Melbourne, Australia, 12 January 2016: Australian microbiome biopharmaceutical company Immuron Limited (ASX: IMC) today announced that IMM-529, a first-in-class oral therapeutic, successfully demonstrated prevention of Clostridium difficile (C. difficile) infection recurrence in over 77.8% of infected mice.
The mouse model developed by Associate Professor Dena Lyras and her team at Monash University was designed to evaluate the effectiveness of IMM-529 when used in conjunction with standard of care antibiotic treatment. Combination therapy with IMM-529 and vancomycin significantly reduced disease recurrence and mortality to 22.2% compared to 88.9% mortality in the control, vancomycin only group. The results were statistically significant.
The team now aims to publish these results as soon as possible and will present these results at a conference later this year.
In commenting on the most recent pre-clinical results Associate Professor Lyras said:
“We are delighted with these findings. This is a key proof of concept study which confirms the clinical potential for this class of drug in the treatment of C. difficile. We now have successfully demonstrated in three preclinical models that IMM-529 can be utilized as a therapeutic in all three aspects of the disease including prevention, treatment of primary disease and recurrence, the latter representing a growing unmet need in the fight against C. difficile.”
C. difficile infections have become a major medical problem causing an estimated annual economic burden of more than US$10 billion globally. The problem is especially acute in hospitals and long-term care facilities because the bacteria produce toxins causing inflammation of the colon resulting in severe diarrhea and, in serious cases, death. An estimated 28,000 patients die each year from such infections in the USA alone. Recurrent CDI affects ~100,000 people in the U.S. annually.
Current therapies are based on antibiotics that have limited efficacy and cause an imbalance in the microbiome that may result in the recurrence of the disease. Several companies are pursuing new therapeutics to combat C. difficile, however Immuron’s program is unique as it is not only targets toxin B but also the spores and the vegetative cells which are thought to be the primary cause of the recurrences that make C. difficile so difficult to treat.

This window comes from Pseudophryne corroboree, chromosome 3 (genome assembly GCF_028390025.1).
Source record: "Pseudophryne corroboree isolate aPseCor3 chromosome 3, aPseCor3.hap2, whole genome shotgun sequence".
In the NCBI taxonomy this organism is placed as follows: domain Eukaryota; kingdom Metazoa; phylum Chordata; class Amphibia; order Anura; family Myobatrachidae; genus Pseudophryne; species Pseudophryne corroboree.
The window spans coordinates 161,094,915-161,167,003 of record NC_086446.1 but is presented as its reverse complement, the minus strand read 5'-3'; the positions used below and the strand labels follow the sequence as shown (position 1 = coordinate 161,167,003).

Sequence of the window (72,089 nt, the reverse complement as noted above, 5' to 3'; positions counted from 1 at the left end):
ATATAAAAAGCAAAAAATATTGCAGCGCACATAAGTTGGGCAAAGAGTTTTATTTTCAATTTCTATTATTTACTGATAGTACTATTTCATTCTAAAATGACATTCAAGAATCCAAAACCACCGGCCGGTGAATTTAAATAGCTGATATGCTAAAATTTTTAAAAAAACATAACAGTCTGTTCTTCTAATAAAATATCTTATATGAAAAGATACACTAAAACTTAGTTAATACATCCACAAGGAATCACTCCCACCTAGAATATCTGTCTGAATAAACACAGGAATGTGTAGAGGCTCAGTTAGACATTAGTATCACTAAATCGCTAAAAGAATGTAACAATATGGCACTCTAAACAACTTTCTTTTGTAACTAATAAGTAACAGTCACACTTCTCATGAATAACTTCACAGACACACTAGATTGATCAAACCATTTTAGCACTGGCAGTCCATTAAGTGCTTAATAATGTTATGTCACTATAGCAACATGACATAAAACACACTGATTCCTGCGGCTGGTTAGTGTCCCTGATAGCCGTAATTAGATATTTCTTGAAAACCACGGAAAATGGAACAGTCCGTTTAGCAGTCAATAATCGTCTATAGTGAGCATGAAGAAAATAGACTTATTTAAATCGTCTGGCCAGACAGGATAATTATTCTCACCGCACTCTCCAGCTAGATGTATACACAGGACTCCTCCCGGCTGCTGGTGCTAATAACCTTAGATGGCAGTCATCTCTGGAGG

IMM-529 is a biologic which is intended to prevent and treat C. difficile infections and does not destroy the microbiome like antibiotic treatments, allowing the microbiome to return to a healthy state. The antibodies in IMM-529 have been demonstrated to be cross-reactive with a variety of human and animal C. difficile isolates and to their associated Toxin B, vegetative cell and spore components. The antibodies in IMM-529 have also been shown to neutralise Toxin B from a historical C. difficile strain (630) and from a hypervirulent (HV) strain which caused the recent worldwide outbreaks.
Immuron’s Chief Executive Officer, Mr Thomas Liquard, added;
“Our IMM-529 is a first-in-class program and a potential paradigm-changing new anti-infective product. The successful completion of our preclinical studies has demonstrated that IMM-529 could be the first oral non-antibiotic therapeutic against C. difficile, and we look forward to progressing this asset to the clinic in 2016.”
“These studies are yet another proof of the robustness and versatility or Immuron’s platform. We now have a growing OTC product in several markets, a recruiting Phase II program in NASH, a recruiting Phase II in ASH that is full funded by the NIH and now a successful pre-clinical program in C. difficile. Immuron’s future is very bright and we look forward to continuing to produce results for our shareholders.”
Three major products development milestones have now successfully been achieved with the Immuron proprietary platform including (1) Travelan, which is the only preventive treatment for Travellers’ Diarrhoea, (2) IMM-124E which is in Phase II for the treatment of NASH (fatty-liver disease) as well as in Phase II for ASH (alcoholic steatohepatitis), a trial that is 100% funded by the NIH and (3) IMM-529 for the treatment of C. difficile.
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